Those of you that read this regular series know that I am from Hackett, Arkansas, just a mile or so from the Oklahoma border, and just about 10 miles south of the Arkansas River. It was a rural sort of place that did not particularly appreciate education, and just zoom onto my previous posts to understand a bit about it.
From the 1880s to the Great Depression Hackett was a booming town. Coal drove the economy, but there was significant agriculture as well. Coal was king, though. Hackett coal is ideal for making coke, basically the coal counterpart of charcoal. Coke was and still is used in enormous quantities to produce steel, and during The Gilded Age the steel mills were running at capacity.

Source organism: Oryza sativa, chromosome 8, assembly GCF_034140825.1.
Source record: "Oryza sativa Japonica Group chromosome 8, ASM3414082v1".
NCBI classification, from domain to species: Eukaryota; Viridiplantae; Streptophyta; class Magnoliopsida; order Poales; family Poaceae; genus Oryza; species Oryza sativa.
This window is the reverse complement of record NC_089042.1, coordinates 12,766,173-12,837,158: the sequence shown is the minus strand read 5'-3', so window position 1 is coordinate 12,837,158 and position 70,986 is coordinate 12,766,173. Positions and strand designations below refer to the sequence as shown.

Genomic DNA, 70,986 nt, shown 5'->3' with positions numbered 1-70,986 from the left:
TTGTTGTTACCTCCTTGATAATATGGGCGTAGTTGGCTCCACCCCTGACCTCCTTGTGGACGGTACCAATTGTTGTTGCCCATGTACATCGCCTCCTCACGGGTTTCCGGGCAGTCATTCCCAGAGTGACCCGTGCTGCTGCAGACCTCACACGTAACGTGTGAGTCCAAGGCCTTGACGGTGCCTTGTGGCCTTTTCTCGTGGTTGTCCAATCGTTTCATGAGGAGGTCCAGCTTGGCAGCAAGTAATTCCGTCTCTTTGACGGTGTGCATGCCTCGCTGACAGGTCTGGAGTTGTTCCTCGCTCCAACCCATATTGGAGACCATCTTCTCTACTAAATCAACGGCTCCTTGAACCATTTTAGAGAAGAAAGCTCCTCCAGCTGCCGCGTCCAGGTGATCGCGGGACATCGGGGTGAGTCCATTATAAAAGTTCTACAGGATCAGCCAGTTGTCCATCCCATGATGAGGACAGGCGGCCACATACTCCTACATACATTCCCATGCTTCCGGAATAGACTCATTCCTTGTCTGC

Not just any coal will make suitable coke. The particular kind of bituminous coal found at Hackett is ideal for coking and hundreds of men mined it there. There were rail lines to carry it away and it found its way up north to the steel mills.